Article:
MozillaZine

IMAP Trash folder

From MozillaZine Knowledge Base

Thunderbird assumes that your Trash folder is called "Trash" and not some other name, such as "Deleted Items". This can create a problem if you have a IMAP account and the IMAP server uses a different name for the Trash folder. Thunderbird would create its own Trash folder (named "Trash") while your mail server would use the other folder (e.g., "Deleted Items"), and you might see both folders in the Thunderbird folders pane.

You can rename the Trash folder using a custom-strings.txt file in the optional Chrome directory in the programs installation directory. That file is mainly meant to localize text in the user interface but it can be used to change hard-coded folder names. For example if you wanted to rename the Trash folder to rubbish:

  1. View the C:\Program Files\Mozilla Thunderbird (or your equivalent) directory using Windows Explorer.
  2. Create the Chrome directory if it doesn't exist.
  3. Create a text file called custom-strings.txt in that directory.
  4. Add chrome://messenger/locale/messenger.properties#trashFolderName=rubbish to that file.
  5. Change Tools -> Account Settings -> Server Settings -> account_name -> When I delete a message -> "Move it to this folder" to "rubbish".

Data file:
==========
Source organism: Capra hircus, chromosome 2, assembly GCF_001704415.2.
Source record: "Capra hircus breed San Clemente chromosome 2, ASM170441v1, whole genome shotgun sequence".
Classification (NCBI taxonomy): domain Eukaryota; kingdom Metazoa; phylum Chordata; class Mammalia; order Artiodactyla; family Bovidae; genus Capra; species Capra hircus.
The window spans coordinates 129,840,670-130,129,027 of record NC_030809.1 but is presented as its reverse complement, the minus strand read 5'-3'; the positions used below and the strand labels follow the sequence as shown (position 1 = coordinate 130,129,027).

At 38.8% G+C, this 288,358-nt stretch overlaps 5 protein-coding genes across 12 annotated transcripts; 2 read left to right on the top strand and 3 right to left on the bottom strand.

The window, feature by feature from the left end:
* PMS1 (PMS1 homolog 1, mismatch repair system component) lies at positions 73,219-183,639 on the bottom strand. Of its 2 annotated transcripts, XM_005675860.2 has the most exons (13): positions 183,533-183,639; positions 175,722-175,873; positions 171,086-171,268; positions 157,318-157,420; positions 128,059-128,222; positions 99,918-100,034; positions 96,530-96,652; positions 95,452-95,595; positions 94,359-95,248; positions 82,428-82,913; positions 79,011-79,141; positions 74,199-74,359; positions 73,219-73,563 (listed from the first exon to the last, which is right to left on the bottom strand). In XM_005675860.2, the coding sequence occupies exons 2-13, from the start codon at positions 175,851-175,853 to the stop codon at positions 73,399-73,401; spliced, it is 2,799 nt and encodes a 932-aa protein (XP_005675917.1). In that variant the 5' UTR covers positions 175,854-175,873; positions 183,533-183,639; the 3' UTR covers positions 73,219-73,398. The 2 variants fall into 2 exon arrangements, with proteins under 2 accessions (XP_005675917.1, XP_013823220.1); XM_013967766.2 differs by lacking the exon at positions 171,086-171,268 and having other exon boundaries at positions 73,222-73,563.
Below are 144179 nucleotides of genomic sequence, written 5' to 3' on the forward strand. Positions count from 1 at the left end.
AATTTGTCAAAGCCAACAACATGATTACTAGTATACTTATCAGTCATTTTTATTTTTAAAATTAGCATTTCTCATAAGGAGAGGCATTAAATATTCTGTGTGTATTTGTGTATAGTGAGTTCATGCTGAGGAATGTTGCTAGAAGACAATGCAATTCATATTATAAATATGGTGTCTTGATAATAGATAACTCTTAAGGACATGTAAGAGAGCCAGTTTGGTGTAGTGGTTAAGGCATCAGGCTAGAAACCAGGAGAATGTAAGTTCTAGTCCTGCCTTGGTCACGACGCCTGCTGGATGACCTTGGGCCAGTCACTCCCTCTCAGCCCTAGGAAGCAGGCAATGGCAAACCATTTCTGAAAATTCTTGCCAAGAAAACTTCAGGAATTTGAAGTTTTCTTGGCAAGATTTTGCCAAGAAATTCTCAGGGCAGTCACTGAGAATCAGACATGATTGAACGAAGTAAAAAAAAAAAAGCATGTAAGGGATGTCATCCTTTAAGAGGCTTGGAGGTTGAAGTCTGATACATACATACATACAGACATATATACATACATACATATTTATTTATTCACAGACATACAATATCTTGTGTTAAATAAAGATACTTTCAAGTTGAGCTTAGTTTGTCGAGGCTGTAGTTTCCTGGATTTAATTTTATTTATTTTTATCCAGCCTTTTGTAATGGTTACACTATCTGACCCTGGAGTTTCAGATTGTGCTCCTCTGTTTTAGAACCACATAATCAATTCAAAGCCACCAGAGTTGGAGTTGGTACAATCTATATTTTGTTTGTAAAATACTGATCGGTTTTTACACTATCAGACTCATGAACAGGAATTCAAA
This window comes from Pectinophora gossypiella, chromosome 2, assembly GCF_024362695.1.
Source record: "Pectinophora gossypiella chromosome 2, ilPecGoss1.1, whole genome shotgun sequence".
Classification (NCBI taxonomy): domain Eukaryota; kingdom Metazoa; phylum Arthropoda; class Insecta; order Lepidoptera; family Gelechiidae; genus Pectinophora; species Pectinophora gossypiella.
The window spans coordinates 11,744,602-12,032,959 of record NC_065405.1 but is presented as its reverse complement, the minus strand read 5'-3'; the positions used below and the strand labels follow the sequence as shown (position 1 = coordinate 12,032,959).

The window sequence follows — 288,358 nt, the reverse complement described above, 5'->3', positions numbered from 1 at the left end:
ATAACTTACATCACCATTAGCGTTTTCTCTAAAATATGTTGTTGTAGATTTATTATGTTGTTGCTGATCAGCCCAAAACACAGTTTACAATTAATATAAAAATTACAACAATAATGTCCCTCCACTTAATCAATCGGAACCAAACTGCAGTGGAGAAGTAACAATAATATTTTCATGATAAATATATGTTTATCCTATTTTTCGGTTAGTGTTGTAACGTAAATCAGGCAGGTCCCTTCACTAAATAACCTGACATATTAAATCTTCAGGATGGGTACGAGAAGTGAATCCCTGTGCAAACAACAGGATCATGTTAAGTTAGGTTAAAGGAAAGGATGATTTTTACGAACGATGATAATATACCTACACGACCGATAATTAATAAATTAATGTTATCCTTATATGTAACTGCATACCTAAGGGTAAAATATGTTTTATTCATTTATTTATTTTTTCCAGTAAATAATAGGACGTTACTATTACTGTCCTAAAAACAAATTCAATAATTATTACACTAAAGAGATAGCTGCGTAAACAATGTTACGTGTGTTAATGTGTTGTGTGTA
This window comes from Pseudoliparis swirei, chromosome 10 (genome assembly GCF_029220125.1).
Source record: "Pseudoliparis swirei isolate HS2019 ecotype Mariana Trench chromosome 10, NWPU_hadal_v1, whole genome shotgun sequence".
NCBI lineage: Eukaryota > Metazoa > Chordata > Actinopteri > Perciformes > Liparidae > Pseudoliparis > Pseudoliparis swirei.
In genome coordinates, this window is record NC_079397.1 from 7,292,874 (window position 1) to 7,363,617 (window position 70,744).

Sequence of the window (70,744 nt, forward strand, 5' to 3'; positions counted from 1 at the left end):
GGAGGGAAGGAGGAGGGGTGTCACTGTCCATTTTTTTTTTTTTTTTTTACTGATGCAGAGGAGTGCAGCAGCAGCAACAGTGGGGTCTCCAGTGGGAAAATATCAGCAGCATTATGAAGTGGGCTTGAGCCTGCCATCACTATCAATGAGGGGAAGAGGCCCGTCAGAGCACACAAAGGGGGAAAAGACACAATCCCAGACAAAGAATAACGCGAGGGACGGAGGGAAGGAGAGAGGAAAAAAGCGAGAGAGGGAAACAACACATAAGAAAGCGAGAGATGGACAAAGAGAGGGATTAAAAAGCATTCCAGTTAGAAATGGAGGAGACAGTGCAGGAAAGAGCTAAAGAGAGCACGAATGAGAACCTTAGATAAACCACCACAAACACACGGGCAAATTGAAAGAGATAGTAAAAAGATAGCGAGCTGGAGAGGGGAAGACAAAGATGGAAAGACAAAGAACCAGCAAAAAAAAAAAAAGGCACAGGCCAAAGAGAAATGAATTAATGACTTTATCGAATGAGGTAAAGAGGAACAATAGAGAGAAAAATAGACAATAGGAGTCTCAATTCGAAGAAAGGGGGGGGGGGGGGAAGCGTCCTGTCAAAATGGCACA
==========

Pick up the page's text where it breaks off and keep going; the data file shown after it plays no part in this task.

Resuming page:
6. Restart Thunderbird.

Localized versions of Thunderbird sometimes have different names for some of the hard-coded folders. For example the EN-GB (UK) version uses "Deleted" for the Trash folder.

If you want to use "Gelöscht" (German for Trash) you might have to enter it as "Gel&APY-scht", since the German Umlaute has to be encoded differently. See Creating a escaped version of a non-ASCII folder name .

An alternative solution is to use the FolderFlags add-on to flag a folder as the Trash folder. That should work for both IMAP and POP accounts though not for a global inbox (Local Folders).


Contents

Old way

To specify a different Trash folder for an IMAP account in Thunderbird:

1. Completely exit Thunderbird if it is running.

2. Make a temporary backup copy of your profile folder (or at least "prefs.js").

3. Open your "prefs.js" file with a text editor such as Notepad to find the server# used to represent your IMAP account. It could be "server2", "server5", "server7", or some other number depending on your own individual account setup. Look for a line similar to this, corresponding to your own IMAP acccount:

user_pref("mail.server.server2.hostname", "mail.YourImapProvider.com");

4. Insert a line like the following into "prefs.js", with the correct server# and correct name for the Trash folder:

 user_pref("mail.server.server#.trash_folder_name", "<correct Trash name>");

For example:

 user_pref("mail.server.server2.trash_folder_name", "Deleted Items");

If you want to use "Gelöscht" (German for Trash) you would have to write it in the user_pref as "Gel&APY-scht", since the German Umlaute has to be encoded differently.